Luke 10:30 - Jesus replied and said, "A man was going down from
Jerusalem to Jericho, and fell among robbers, and they stripped
him and beat him, and went away leaving him half dead. Luke
10:31 - "And by chance a priest was going down on that road, and
when he saw him, he passed by on the other side. Luke 10:32 -
"Likewise a Levite also, when he came to the place and saw him,
passed by on the other side. Luke 10:33 - "But a Samaritan, who
was on a journey, came upon him; and when he saw him, he felt
compassion, Luke 10:34 - and came to him and bandaged up his
wounds, pouring oil and wine on them; and he put him on his own
beast, and brought him to an inn and took care of him. Luke
10:35 "On the next day he took out two denarii and gave them to
the innkeeper and said, `Take care of him; and whatever more you
spend, when I return I will repay you.' (Luke 10:36 KJV) Which
now of these three, thinkest thou, was neighbour unto him that
fell among the thieves?
(Luke 10:37 KJV) And he said, He that showed mercy on him. Then
said Jesus unto him, Go, and do thou likewise.
I. a. Hospitals have been named after the person in this
b. In the USA "Good Samaritan" laws have been passed to
encourage passers-by to help those
II. It has been common to apply symbolic interpretations to this
parable; for example...
a. The traveler represents man, who has left the heavenly city
(Jerusalem) for the worldly one (Jericho)
b. The robbers are representative of the devil and sin, who
leave man dying in sin John 10:10
c. The priest and the Levite refer to the Law and its
sacrifices, which are unable to help
d. But the Good Samaritan is Jesus, who provides the help needed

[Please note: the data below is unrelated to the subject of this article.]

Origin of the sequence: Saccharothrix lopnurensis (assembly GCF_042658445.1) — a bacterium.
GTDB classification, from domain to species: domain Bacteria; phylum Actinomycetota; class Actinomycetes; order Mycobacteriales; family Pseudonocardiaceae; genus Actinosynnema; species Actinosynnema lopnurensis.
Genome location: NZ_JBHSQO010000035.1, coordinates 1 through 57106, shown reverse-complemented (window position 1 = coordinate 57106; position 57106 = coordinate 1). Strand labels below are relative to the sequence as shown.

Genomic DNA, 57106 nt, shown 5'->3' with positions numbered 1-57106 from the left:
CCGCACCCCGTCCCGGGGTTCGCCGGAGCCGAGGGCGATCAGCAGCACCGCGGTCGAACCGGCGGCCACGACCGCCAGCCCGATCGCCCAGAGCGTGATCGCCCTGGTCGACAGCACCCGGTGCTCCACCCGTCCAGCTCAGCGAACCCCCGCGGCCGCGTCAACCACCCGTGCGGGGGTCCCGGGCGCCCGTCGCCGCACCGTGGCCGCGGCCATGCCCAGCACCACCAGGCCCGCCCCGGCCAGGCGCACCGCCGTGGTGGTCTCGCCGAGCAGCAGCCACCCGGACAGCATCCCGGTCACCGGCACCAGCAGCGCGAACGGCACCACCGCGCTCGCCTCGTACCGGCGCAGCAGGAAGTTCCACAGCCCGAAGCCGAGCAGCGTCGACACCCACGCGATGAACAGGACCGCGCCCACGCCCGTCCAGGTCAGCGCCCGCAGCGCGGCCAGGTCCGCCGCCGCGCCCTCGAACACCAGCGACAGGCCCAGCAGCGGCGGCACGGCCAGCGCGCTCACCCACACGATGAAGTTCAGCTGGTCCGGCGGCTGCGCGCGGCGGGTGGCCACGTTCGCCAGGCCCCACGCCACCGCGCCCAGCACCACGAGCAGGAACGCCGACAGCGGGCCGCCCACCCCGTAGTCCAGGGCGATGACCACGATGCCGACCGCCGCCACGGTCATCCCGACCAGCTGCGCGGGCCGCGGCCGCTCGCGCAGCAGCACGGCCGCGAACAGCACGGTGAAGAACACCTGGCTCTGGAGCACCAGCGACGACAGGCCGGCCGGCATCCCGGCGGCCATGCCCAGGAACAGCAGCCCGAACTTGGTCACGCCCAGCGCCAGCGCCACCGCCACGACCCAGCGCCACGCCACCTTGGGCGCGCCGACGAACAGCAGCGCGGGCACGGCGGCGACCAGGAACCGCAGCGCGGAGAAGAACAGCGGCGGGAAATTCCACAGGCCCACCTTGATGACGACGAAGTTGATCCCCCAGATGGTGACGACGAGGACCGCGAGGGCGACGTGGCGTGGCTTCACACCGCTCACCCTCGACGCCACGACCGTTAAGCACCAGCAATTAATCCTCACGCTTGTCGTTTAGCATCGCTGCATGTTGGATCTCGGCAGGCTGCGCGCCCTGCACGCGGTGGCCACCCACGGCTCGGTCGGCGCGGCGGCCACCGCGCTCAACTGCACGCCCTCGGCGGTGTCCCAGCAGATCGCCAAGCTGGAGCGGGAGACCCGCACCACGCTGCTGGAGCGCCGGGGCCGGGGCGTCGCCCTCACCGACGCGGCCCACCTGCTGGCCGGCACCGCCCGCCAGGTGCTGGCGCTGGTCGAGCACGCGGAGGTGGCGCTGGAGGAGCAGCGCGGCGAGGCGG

e. The wine represents the blood of Christ; the oil, the
anointing of the Holy Spirit
f. The inn is the church, the innkeeper representative of the
apostles; the two coins representing baptism and the Lord's
III. As interesting as such interpretations may be...
a. Is it really what Jesus is
teaching in this parable? Or does Jesus have some other lesson
that He wants us to glean from it?
[In this study I want to offer some lessons that I believe are
more in keeping with Jesus'
Original purpose in telling it...]
III. THE PARABLE AND ITS SETTING
A. THE CONVERSATION BETWEEN JESUS AND A LAWYER...
1. A lawyer stands up to "test" Jesus - Luke 10:25
a. A "lawyer" in this context would be one well-versed in the
Law of Moses
b. The word "test" doesn't have to imply negative; it may simply
mean the man was seeking to
Ascertain Jesus' faithfulness to the Law
c. But there are some implications that he was seeking to trick
1) He "stood" up, perhaps to draw attention to himself
2) Later, he sought to "justify" himself with another question;
implying he was interested in more than just a
Simple answer to his question
d. His question was similar to that asked by the rich young
ruler (Luke 18:18): "Teacher, what shall I do to inherit Eternal
2. Jesus answers the question by pointing him back to the Law -
a. In so doing, Jesus shows His own confidence in the Law
c. In a similar manner Jesus pointed the rich young ruler to the
Law - Luke 18:20
b. Keep in mind that at this time the Law was still in force, so
the answer was still to be found in it - cf. Mt 5:17-19
3. The lawyer replies with a proper understanding of what the
Law taught concerning eternal life - Luke 10:27-28
a. He quotes from Deu 6:5 and Lev 19:18
b. Both which Jesus quoted to another lawyer on a later occasion